Chapter 16
A Community of Tennessee Writers, Readers & Passersby

Loving the Ways You’ve Changed

The ups and downs of 40+ years in a same-sex relationship

Author Mike Coleman, a former reporter for the Nashville Banner, knew he was gay when he was five years old: “I didn’t have a word for it, but I knew how it felt,” he writes in his memoir, The Way from Me to Us. “I knew I liked men. This book is the story of how, like many men born in the 1950s and many thereafter, I’ve fought and embraced, embraced and fought that desire throughout my life.” In The Way from Me to Us, Coleman recounts his challenges and personal growth as a gay man, both in his early life and through the 40+ years spent with his husband, Ted Brothers.

Photo courtesy of Mike Coleman

One snowy winter day, Coleman and his childhood best friend, Terry, decide to venture out onto the new ice covering a pond in the woods near their homes in Columbia, Tennessee. The friends survive the adventure, and it’s only later that Coleman realizes what a tremendous risk they took. The incident makes such an impression that he uses the metaphor of skating on thin ice throughout the book whenever he feels that his heart, health, or happiness is at risk. The first time he feels the ice crack under his feet is the day he suddenly kisses Terry, whose reaction of shock and disgust reverberates through the rest of Coleman’s life. He writes, “I’d fallen into dark, icy water with no one around to give me a hand up. Terry had run from me. I had to pull myself out on my own. Sometimes I wasn’t sure I had.”

Coleman wrestles with his sexual orientation for many years following that traumatic afternoon, eventually landing in a serious relationship with a woman, Maggie, which seems destined to lead to marriage, an idea that makes his family happy. “Why not?” he asks himself. “Maybe it’s time to put the gay stuff away.” Then one night in 1977 at a gay bar in Nashville called The Other Side, he meets Ted, and everything changes. It’s by no means a smooth transition, but almost immediately Coleman realizes, “Of course, I had feelings for Maggie, but not in the way I knew love was supposed to feel. There was always a shadow inside me when I was with her. Something dark and secret and sad. Ted lit me up so bright inside that all the shadows were gone.”

When they meet, Ted is much more comfortable with his sexuality, despite being the younger member of the couple. When Coleman confesses his uncertainty about identifying himself as gay, Ted simply says, “I like being gay. I’d like to find somebody who likes being gay with me.” Despite their instant attraction, for Coleman the ice beneath them is anything but solid. Over the years, the two men navigate currents of guilt, anger, blame, and regret, as well as family rejection, the desire for sex with other men, serious illness, addiction, sexually transmitted disease, deep grief, and depression.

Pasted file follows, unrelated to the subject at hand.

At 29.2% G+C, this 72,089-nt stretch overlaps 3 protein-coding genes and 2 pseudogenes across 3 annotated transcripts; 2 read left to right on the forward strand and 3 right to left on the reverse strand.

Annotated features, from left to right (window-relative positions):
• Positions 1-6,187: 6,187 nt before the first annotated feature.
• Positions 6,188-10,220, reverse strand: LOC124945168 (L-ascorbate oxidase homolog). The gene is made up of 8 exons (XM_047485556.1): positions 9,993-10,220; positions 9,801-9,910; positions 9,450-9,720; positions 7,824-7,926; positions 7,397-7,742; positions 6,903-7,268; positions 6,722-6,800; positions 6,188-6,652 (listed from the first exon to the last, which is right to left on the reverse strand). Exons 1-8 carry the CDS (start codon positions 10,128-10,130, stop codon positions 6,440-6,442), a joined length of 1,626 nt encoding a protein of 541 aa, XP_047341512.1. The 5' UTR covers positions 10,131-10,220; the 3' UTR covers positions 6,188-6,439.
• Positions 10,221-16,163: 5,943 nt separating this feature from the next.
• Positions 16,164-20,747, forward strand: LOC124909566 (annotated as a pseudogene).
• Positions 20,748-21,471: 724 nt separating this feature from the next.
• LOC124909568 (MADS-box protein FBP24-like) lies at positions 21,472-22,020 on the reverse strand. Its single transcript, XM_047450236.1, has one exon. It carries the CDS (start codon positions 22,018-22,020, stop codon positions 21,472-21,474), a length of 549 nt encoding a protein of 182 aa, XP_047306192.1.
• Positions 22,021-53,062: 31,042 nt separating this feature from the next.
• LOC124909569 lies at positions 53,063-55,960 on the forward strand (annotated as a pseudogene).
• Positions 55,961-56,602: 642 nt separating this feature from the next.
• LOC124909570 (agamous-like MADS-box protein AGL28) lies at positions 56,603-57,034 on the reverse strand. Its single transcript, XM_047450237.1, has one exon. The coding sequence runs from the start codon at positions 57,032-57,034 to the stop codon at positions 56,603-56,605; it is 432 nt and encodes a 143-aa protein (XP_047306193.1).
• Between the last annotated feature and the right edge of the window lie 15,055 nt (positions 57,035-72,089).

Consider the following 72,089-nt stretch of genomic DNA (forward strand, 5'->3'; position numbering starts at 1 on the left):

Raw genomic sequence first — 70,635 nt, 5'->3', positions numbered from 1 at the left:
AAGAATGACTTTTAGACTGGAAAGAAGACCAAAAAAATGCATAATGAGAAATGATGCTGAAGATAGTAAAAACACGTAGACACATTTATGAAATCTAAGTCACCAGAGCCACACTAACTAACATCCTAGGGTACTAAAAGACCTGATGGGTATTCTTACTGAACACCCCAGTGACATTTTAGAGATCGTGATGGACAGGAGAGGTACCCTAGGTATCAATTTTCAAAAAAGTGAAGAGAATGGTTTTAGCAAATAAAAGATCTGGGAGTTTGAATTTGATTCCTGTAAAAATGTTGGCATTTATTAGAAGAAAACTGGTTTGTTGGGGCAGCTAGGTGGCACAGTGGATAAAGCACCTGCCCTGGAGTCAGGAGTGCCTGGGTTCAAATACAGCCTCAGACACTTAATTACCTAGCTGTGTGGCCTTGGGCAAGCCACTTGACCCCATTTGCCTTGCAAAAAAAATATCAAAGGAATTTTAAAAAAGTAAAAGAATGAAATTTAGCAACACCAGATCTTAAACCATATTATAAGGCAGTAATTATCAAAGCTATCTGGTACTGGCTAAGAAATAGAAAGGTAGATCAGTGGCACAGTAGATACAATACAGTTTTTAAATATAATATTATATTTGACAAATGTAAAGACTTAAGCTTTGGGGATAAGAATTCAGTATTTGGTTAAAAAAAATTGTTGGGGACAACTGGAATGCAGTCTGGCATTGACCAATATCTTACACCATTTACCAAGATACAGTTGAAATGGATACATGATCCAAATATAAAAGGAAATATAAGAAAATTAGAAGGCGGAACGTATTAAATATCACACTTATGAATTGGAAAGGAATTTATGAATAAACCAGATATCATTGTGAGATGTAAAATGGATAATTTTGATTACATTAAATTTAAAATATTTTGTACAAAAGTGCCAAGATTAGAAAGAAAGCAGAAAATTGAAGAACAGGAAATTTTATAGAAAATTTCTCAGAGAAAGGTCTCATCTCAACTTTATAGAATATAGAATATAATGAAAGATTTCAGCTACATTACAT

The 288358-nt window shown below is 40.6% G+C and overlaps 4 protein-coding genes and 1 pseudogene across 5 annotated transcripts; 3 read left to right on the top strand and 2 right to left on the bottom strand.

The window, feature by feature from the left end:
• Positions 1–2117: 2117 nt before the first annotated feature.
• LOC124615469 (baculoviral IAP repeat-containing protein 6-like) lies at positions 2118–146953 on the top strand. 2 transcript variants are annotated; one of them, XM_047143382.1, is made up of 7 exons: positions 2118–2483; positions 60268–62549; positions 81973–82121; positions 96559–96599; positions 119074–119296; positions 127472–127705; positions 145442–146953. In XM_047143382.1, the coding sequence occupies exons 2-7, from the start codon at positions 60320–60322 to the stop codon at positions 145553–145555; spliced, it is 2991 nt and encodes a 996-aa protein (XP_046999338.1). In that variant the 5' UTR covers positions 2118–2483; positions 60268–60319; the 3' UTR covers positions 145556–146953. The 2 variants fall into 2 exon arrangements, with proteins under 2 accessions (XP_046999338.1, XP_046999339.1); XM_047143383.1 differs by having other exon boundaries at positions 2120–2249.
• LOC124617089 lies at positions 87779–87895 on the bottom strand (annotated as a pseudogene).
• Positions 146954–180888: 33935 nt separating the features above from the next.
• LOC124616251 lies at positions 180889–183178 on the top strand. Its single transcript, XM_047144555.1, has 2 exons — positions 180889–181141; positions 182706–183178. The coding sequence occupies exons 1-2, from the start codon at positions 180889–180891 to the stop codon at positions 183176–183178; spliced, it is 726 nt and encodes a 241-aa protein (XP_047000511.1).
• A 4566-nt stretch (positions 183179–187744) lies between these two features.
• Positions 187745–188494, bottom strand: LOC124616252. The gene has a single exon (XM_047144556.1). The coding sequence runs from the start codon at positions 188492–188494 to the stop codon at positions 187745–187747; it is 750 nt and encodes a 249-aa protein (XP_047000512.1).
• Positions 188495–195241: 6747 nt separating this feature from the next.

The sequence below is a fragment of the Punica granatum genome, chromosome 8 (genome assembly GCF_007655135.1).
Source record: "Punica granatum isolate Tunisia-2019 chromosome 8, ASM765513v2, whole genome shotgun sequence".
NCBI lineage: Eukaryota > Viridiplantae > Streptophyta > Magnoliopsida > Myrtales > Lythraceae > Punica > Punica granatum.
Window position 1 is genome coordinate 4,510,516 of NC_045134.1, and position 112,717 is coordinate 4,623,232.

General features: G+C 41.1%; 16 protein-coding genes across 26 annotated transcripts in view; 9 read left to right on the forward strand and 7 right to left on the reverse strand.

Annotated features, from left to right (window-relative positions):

Coleman is unflinchingly honest in his portrayal of his own instability. He writes, “Call it what you like – my shame for not being ‘all boy,’ my deep-seated suspicion, planted at an early age, that love between men wasn’t right, my growing up as an American male in a culture some describe as aggressively heterosexual — the beast of my own homophobia still lurked inside me. … What I didn’t know then, but know with certainty today, is that the beast does not go away overnight. It pops up when you least expect it.”

The Way from Me to Us is an endearing love story between two men whose relationship is beset by the roadblocks that society, their families, and their own complicated feelings impose on their lives during a turbulent period for the LGBTQ+ community in the United States. Ultimately though, their commitment withstands the test of time — the ice holds — and Mike and Ted are legally married in 2013. Theirs is a beautiful and brave journey to a wiser and more mature understanding of themselves and each other. As Coleman writes, “Marriage is loving the way you are. Loving the way you were. Loving the ways you’ve changed.”

Loving the Ways You’ve Changed

Tina Chambers has worked as a technical editor at an engineering firm and as an editorial assistant at Peachtree Publishers, where she worked on books by Erskine Caldwell, Will Campbell, and Ferrol Sams, to name a few. She lives in Chattanooga.